In the aftermath of the signing of the MoU the LTTE has spread its tax net to the people living in the government-controlled areas as well, such as the Jaffna peninsula, Batticaloa, Trincomalee and Vavuniya towns. This has resulted in the slow exodus of people from these government-controlled areas in the north-east to the rest of the island, particularly to Colombo and the suburbs.

The Tiger taxes create a moral hazard and an ethical dilemma for entrepreneurs planning to establish manufacturing, trading, or service-oriented business in the province. Should we pay or should we not, is the question often asked. The situation is delicate. There is a huge unemployment problem in the region due to the civil war. Therefore, the business community has a social responsibility to establish businesses in order to create employment opportunities and draw the vast army of unemployed into the national mainstream, and prevent them falling into the wrong hands.

Social taxes?
On the other hand, how does the business community handle the issue of Tiger taxes? There are two options - one is to refuse to pay and the other is to pay up. The former is the ethically most correct thing to do. Having said that I am not sure how far this is practically possible. Therefore, some business people may decide to pay up the Tiger tax and continue to do business in the region. If this is the option left to any businessperson then I would suggest a mechanism by which they could mitigate the effects of such unethical taxes. That is, no one should pay the Tiger tax directly to the LTTE. Instead they may ask the LTTE to suggest some social welfare programmes, or community services they would like to do for the local community and finance such programmes or services. By this mechanism the taxpayers do not pay cash to the LTTE, but fund community welfare-oriented projects identified by the LTTE. Thus, the taxpayer would be providing a social service and at the same time ensuring that their tax payments are not utilised for military purposes. This mechanism, I believe, would mitigate the moral hazard of doing business in the north-east at this critical juncture in the history of this country.

If you opt to keep away from doing business in the north-east the consequences could be fatal to the entire country. Therefore, I would strongly urge the business community to take up this moral and ethical challenge and fulfil their enormous social responsibility to the north-east and to the country at large. However, please try your best to avoid paying the unethical taxes of the LTTE, if not at least try your best to minimise the consequences of such taxes.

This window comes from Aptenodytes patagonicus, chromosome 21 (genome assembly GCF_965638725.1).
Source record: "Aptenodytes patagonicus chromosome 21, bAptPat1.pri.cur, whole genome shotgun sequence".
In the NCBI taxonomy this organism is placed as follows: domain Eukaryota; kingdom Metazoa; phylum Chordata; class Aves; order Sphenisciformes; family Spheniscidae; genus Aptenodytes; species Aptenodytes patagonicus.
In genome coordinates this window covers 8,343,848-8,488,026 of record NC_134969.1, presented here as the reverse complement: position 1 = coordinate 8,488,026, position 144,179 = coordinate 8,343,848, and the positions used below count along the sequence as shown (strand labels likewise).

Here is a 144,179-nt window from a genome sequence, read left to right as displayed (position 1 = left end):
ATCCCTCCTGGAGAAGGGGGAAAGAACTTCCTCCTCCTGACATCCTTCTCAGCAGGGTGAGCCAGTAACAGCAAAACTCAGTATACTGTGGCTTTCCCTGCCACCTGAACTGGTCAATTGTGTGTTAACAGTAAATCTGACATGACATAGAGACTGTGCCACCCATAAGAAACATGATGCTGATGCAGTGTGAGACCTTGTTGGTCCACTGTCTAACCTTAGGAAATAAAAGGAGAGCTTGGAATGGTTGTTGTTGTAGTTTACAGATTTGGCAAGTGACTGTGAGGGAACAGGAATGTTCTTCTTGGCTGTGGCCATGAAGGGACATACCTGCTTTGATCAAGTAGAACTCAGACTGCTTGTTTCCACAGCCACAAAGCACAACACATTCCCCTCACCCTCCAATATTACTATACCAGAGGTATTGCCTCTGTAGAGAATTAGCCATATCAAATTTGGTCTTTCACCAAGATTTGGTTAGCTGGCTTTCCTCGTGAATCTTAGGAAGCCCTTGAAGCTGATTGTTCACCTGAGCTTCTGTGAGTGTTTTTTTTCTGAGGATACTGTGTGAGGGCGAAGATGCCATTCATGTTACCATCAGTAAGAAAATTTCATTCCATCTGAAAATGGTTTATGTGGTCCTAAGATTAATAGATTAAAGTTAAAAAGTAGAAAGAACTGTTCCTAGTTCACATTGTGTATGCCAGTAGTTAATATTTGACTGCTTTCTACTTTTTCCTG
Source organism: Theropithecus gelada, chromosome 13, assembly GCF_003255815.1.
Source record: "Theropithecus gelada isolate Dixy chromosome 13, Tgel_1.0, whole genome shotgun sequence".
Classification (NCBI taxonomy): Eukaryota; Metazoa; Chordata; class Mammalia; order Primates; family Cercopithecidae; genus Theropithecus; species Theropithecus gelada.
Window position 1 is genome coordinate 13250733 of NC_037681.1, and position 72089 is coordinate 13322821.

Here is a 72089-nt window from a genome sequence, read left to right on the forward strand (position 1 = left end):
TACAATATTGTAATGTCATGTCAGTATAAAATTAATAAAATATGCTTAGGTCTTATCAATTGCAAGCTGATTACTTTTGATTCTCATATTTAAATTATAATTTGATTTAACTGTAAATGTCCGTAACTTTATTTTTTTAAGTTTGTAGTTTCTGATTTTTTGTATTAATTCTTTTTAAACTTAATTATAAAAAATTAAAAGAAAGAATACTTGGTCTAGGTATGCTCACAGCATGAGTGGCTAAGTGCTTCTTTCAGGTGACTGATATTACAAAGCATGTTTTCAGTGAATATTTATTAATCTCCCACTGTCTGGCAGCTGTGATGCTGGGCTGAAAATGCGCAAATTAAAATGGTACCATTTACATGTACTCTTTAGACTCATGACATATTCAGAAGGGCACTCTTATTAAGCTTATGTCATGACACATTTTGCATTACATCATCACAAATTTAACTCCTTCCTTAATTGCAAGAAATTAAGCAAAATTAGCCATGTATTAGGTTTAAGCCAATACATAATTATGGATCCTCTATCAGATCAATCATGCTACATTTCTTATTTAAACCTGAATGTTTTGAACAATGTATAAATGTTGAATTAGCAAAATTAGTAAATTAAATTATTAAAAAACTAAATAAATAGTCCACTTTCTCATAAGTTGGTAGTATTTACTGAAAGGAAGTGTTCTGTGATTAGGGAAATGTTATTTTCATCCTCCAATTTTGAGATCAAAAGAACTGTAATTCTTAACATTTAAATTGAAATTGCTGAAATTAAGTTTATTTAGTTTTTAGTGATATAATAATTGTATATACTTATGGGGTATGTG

It is not only important to establish businesses in the government-controlled areas of the region. Please remember that it is absolutely vital to open businesses in the LTTE-controlled areas as well, in order to provide employment opportunities and revive the dormant economy of those areas. Historically, the Eastern Province has been relatively less developed than the Northern Province prior to the eruption of the civil war. Therefore, please invest in the Eastern Province as well when you plan to expand your businesses to the northeast.

Finally, the Government of Sri Lanka also could help the business community in mitigating the moral hazard of doing business by handing over the interim administration of the province to the LTTE as soon as possible. Once the LTTE takes over the interim administration there would be no justification to impose its own taxes, because official funds would flow for the development of the province. If the LTTE continues to impose its own taxes even after the establishment of the interim administration, what does the business community do? I would strongly urge non-payment and non-compliance.

The business community of Sri Lanka is faced with an unprecedented moral hazard and ethical dilemma in the north-east. I sincerely hope it has the tenacity to mitigate this challenge.

(The author is an economist and the above observations were made from study tours to LTTE-held areas in the Wanni region during March and April 2002. However, he says he is yet to travel to the Jaffna peninsula and the Eastern province and therefore these observations are somewhat limited.)